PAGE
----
The adventures of the videogame character and his family.
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2   1  
1983   1982  

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Cast

Series cast summary:
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Barbara Minkus ...
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 Chomp-Chomp / ... 16 episodes, 1982-1983
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Allan Lurie ...
 Mezmeron / ... 13 episodes, 1982-1983
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Storyline

An early example in a wave of cartoons based on products, this show derived it's characters and basic story from the wildly popular video game of the same name. Each episode followed the same basic plot, with little variation: Pac-Man and his family would be menaced by the ghosts until, just when things were looking grim, one of the Pac-family would chomp some power pills and save the day. Written by Jean-Marc Rocher <rocher@fiberbit.net>

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Certificate:

TV-G | See all certifications »
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Details

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Release Date:

25 September 1982 (USA)  »

Also Known As:

Pacman  »

Company Credits

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Technical Specs

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Aspect Ratio:

1.33 : 1
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Did You Know?

Trivia

We find out in the show that Mrs Pac-man's first name is "Pepper". See more »

Quotes

Pac-Man: [Pinky hides inside a typewriter. Pac-Man comes up, turns the knob on the side to reveal Pinky, then he types the letters "c", "h", "o", "m", and "p"] What's that say?
Pinky: Uh... chomp?
Pac-Man: Well, okay, if you insist.
[he then chomps Pinky, who flies off]
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Connections

Referenced in Veep: Andrew (2013) See more »

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User Reviews

On the Contrary...
15 June 2005 | by See all my reviews

I am going to beg to differ with the comment already posted on here, which basically lambastes the Pac-Man cartoon. I was in 3rd grade or something when it came out in 1982 and found that era of Saturday morning cartoons most agreeable. If one is going to attempt to make real sense out of the ridiculous era of early '80s cartoons based on products, then one is really barking up the wrong tree. The aforementioned previous post says that the cartoon goes against things that the video game stood for. WHAT THE HELL DO YOU THINK PAC-MAN stood for??? It was just a game! A simple, stupid game. Sure, we had loads of fun with it at the time, and I too played it every chance I had, whether it was in an actual arcade, at home on Atari 2600, or the table top version at a cocktail lounge. I, too was psyched that they were going to make a cartoon out of it, but I loved it. Of course, it doesn't make any sense! I was lucky enough to have already been raised on the older films of Laurel & Hardy, James Cagney, and many others. I therefore got a lot of the references that were admittedly over the heads of most little kids. Things like Clyde's derby hat as a symbol of this representing classic 1930's Thugdom. And Sue's make-up and voice hinting at saucy Dame-ness of that same era. Yes, Pac-Man's voice was ridiculous, but like i said, this whole era and culture was completely retarded and based on junk: junk games to numb you, junk cereal based on junk games, and last but not least junk cartoons to go with junk cereal based on junk games to numb you. I feel sorry for anyone who really felt a sense of true loss over the show. The Pac-Man character of the video game is featureless, with no personality, much like most game characters of that era. Personalities had to be created in order to make the show possible. Could it have been better? of course. of that there is no doubt. i have no idea why Mezmeron was created, aside from the fact that Star Wars was in it's heydey back then. He clearly resembles Lord Vader in the lamest way. he looks like a gay Lex Luther in drag, pretending to be the Fallen Anakin. I truly would go out and buy the series were it available on DVD. My favorite episode was the one with the OK Corral and the Beanstalk.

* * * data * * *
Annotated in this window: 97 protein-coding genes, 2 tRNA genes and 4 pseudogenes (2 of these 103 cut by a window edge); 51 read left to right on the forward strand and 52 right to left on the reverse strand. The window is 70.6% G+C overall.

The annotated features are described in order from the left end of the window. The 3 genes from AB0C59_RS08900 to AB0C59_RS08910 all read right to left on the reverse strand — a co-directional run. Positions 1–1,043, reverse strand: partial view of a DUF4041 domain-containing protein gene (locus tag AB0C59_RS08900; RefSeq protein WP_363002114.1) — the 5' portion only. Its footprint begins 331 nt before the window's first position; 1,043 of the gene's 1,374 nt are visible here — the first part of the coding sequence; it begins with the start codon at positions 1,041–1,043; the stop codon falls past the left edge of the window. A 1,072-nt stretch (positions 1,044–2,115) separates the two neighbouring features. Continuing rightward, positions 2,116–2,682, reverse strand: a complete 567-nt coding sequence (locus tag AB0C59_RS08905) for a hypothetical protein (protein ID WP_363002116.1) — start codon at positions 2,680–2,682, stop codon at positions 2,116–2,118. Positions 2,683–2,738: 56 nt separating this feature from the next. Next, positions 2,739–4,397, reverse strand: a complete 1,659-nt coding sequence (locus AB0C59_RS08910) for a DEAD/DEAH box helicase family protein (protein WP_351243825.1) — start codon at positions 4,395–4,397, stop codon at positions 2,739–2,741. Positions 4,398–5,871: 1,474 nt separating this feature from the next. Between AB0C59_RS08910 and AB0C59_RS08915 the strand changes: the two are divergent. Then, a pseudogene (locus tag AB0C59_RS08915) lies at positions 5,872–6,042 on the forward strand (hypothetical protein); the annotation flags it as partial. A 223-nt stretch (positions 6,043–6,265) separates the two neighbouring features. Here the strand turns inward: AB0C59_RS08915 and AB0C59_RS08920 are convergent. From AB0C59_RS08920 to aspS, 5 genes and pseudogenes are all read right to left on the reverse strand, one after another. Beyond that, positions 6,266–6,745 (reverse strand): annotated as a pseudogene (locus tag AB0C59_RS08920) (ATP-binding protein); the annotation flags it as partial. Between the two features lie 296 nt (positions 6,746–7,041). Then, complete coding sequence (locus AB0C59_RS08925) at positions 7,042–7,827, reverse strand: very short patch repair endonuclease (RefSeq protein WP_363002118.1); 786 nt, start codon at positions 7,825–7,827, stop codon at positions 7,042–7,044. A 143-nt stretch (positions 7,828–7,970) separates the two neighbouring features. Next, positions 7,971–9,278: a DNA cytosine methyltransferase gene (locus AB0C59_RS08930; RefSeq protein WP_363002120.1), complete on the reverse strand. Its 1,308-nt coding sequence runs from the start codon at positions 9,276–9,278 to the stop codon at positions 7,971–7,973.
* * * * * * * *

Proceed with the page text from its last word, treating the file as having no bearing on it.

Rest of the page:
NOW, as far as the Dragon's Lair cartoon is concerned, THAT is another story.


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